[su_note](Editor’s Note: You can find even more posts about Dorothy Parker’s story, You Were Perfectly Fine, by checking out the Dorothy Parker category tag.)[/su_note]
When I first started this blog, one of the things I wanted to do more often was quick re-caps of short fiction. One of the reasons I do these short story reviews is because this is how I learn from some of the classic short stories, and even from current short fiction featured in various online and print publications. What I reprint in these blog posts are my notes on the stories, as I read them. I re-print key passages, and summarize the rest. I may, or may not, give a critical review of the text at that point, but for me, the key passages and summary are what I look back to when I’m returning to a story to teach it, recommend it, discuss it with a peer.
I’ve decided that I need more of Dorothy Parker’s humor and bright-light detail in some of my stories, and to that end, I’m starting to work through the Complete Stories. I think I will end up blogging many of Parker’s stories in the coming months as I contemplate the HOW behind her tone and style. If you are interested in The Complete Stories of Dorothy Parker, you can find it here: Complete Stories.
The first story in the collection is “Such a Pretty Little Picture” and it is, in its own way, a good representation of what I admire about Parker. It is swift and witty and full of interesting lines. It is a quick read, with a simple story, really, but even in its simplicity, there are subtle layers of complexity. It is Mr. Wheelock’s story, mostly, and it is a very narrow tale at the heart of it. It encompasses a single few moments of “now” time, and yet there are years of backstory baggage squeezed into the narrative. The narrative distance of the story is flexible, moving in close enough to hear Mr. Wheelock’s thoughts and know his desires, but pulling back to see the Wheelock home as if in a picture, almost as bookends to begin and end the story. It is the kind of story where not a lot of words are actually printed about this family, but these characters could produce hours of discussion based on the little tidbits we learn of them.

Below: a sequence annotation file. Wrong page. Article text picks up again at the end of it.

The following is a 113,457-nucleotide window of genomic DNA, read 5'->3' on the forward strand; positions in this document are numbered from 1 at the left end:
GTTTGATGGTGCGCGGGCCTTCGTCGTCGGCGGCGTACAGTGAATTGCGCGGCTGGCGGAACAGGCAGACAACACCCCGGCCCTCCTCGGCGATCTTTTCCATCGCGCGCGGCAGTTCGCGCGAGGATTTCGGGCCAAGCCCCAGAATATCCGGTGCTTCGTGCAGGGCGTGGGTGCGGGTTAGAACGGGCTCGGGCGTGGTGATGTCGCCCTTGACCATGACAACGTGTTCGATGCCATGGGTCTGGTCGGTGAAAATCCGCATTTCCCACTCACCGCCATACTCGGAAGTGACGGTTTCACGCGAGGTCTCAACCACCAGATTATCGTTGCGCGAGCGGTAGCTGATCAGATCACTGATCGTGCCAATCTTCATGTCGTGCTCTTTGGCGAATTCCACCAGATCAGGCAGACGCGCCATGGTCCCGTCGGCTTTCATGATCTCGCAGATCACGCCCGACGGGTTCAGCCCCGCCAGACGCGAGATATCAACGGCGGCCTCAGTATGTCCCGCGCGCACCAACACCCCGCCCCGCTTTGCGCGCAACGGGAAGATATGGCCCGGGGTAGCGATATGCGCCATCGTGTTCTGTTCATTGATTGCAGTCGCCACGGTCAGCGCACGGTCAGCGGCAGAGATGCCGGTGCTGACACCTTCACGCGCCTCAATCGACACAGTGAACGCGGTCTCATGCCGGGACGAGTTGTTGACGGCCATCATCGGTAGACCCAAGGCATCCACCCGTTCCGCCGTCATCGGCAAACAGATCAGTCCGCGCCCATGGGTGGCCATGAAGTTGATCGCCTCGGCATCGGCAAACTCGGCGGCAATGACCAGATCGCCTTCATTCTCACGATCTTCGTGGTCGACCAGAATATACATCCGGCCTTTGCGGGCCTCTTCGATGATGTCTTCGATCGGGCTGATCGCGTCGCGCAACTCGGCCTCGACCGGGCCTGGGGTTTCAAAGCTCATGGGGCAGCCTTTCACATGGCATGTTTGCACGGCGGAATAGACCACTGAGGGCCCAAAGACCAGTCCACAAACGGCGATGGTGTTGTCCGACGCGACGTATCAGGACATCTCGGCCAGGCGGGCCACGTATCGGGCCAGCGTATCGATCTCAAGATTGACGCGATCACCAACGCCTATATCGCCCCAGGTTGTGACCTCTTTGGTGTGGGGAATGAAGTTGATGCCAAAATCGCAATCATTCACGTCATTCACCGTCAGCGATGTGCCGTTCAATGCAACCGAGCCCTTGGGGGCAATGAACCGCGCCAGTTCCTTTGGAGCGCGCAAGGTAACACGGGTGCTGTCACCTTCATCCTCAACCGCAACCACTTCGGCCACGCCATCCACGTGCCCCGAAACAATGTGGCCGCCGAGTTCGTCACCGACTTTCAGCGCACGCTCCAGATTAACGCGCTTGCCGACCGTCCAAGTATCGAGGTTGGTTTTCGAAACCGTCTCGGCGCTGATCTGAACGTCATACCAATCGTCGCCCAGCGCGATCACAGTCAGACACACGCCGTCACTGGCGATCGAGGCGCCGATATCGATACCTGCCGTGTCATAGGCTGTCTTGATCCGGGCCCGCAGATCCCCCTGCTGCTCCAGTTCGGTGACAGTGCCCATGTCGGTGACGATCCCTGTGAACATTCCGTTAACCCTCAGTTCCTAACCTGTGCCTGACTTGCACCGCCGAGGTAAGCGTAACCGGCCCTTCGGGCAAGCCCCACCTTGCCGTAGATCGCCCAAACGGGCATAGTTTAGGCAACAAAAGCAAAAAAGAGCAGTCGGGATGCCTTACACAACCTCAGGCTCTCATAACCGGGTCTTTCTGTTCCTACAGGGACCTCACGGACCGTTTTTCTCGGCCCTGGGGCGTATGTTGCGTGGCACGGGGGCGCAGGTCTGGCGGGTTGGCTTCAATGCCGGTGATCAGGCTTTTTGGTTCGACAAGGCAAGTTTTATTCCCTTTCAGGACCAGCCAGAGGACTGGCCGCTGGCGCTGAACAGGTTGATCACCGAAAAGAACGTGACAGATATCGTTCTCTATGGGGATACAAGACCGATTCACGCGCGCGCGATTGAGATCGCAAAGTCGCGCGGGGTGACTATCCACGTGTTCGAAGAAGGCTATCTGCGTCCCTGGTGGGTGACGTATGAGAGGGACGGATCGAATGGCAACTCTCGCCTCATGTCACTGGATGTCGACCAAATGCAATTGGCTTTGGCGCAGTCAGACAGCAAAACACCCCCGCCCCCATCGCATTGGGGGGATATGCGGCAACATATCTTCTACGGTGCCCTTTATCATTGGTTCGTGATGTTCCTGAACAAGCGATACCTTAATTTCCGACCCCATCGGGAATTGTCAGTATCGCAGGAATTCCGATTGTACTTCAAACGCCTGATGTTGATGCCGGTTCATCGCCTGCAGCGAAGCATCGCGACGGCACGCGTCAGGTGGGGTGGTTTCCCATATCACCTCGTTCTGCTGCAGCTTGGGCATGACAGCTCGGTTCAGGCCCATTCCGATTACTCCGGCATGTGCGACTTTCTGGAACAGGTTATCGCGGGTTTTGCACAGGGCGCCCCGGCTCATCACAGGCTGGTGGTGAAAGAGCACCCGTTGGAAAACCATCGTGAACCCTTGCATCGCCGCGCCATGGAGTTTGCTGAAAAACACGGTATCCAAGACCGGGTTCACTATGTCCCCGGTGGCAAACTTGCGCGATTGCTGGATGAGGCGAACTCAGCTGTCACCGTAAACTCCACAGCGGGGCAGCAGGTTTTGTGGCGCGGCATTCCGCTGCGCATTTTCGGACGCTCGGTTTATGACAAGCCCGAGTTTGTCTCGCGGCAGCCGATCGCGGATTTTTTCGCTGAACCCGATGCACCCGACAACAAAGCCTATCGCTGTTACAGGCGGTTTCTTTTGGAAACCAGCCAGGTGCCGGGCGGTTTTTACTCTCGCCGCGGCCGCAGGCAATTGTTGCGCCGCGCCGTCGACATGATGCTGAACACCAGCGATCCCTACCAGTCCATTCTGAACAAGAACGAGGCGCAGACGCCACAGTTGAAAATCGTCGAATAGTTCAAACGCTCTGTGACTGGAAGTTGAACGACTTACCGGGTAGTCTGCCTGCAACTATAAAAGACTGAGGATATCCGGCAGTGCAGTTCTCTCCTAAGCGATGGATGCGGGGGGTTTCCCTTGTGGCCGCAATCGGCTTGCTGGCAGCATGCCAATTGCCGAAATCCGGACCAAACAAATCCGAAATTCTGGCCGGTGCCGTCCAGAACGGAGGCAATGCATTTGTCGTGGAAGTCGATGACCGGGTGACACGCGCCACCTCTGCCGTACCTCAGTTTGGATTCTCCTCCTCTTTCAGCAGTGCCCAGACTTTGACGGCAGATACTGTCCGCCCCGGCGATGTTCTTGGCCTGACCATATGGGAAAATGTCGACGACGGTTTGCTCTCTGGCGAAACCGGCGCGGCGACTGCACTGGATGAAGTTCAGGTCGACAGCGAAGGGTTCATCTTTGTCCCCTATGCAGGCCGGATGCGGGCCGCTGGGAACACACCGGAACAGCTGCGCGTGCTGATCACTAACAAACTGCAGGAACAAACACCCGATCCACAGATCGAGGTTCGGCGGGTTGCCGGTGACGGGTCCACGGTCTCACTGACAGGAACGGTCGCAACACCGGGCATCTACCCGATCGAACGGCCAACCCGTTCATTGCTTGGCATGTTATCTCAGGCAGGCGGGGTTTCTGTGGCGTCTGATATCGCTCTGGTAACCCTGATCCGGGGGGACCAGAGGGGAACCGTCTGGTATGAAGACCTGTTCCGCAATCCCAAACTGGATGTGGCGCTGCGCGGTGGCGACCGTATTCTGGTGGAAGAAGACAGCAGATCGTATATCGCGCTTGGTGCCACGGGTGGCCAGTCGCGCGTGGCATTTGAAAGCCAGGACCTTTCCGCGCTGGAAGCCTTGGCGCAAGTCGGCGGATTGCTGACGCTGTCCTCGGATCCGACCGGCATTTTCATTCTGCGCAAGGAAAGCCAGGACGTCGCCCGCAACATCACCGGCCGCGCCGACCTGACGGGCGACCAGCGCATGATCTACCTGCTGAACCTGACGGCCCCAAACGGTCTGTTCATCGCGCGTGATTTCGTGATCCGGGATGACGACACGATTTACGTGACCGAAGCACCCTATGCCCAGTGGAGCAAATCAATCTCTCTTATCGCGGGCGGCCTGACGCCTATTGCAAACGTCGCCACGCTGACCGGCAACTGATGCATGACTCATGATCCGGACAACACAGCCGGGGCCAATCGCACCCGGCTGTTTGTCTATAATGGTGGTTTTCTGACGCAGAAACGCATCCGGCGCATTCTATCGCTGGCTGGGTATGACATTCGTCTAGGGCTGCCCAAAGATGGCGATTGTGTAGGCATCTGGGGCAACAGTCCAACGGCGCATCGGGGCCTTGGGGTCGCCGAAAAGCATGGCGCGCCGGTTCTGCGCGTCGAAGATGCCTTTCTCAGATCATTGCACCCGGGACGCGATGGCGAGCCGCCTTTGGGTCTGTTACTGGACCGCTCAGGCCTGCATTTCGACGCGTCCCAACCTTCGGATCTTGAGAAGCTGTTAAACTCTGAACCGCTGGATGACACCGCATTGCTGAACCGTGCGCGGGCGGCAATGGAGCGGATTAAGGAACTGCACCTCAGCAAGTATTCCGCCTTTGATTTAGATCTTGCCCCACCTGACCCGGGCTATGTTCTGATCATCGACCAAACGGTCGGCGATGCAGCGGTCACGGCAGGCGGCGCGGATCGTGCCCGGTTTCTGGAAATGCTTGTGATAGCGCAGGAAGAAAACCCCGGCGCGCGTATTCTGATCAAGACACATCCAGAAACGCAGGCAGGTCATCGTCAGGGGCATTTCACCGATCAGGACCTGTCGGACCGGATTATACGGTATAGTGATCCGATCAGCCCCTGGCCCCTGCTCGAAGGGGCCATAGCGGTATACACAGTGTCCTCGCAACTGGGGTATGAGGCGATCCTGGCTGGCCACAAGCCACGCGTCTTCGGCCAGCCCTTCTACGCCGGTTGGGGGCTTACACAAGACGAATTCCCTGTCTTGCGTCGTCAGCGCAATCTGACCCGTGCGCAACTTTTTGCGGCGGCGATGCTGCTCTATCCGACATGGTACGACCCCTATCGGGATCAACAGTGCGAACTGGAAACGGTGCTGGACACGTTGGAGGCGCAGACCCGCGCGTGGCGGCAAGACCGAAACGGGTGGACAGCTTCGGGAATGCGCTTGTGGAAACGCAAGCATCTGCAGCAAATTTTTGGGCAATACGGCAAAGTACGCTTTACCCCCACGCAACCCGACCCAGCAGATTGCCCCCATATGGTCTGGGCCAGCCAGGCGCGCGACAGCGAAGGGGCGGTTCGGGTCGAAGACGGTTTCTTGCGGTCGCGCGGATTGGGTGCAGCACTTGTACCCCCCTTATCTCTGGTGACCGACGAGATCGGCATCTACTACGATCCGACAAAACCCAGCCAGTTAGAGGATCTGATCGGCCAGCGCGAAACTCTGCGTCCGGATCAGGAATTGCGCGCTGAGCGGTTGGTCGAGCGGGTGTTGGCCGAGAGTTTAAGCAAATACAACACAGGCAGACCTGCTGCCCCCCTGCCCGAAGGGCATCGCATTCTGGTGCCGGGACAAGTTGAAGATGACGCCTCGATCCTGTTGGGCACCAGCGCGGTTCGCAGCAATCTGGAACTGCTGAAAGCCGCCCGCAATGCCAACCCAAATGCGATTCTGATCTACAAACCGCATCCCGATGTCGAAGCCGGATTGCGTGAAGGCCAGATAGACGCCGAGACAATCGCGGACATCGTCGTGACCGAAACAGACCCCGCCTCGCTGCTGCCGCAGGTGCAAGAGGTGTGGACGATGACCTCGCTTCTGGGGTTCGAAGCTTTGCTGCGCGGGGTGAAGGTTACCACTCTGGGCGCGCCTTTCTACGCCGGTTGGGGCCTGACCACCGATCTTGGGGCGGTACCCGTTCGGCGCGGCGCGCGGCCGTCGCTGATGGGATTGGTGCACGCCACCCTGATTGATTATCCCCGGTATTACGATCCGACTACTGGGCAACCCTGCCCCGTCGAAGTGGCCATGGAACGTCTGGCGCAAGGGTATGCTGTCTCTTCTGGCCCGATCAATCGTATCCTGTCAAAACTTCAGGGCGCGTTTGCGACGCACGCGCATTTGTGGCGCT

Mr. Wheelock was clipping the hedge. He did not dislike doing it. If it had not been for the faintly sickish odor of the privet bloom, he would definitely have enjoyed it.
Summary – Part I
The Wheelock’s hedge has needed to be trimmed for a while now, but Mr. W hasn’t been home from his job in the city early enough to attend to the task. It is one of the few domestic chores he is competent to perform. He is not a handy man.
All the suburb knew about it. It was a source of all Mrs. Wheelock’s jokes.
Early in the marriage, Mr. Wheelock had played along, laughed, made the jokes better, but he has “tired of his helplessness as a topic of conversation” and he has come to resent his wife’s jokes.
He had wanted to cry, “All right, suppose I’m not any good at things like that. What of it?” He had played with the idea, had tried to imagine how his voice would sound, uttering the words. But he could think of no further argument for his case than, “What of it?”
Mrs. W sits on the porch as her husband prunes the hedges. She is securing buttons on his shirts, even though the shirts are brand new and unworn.
Mrs. Wheelock never waited for a button to come off, before sewing it on.
It is this sort of planning and pre-planning that seems so innocuous, but is driving Mr. W a little batty. Mrs. W is a no-nonsense, no fuss, all-natural sort of woman. The Wheelocks have a daughter they call Sister, because they had always planned to add a little Brother into the mix, but Mr. W’s job is just enough to get them by (with a house in the suburbs, and a maid, and other similar “costs of living” they way they are used to); they aren’t yet “able to afford a son.”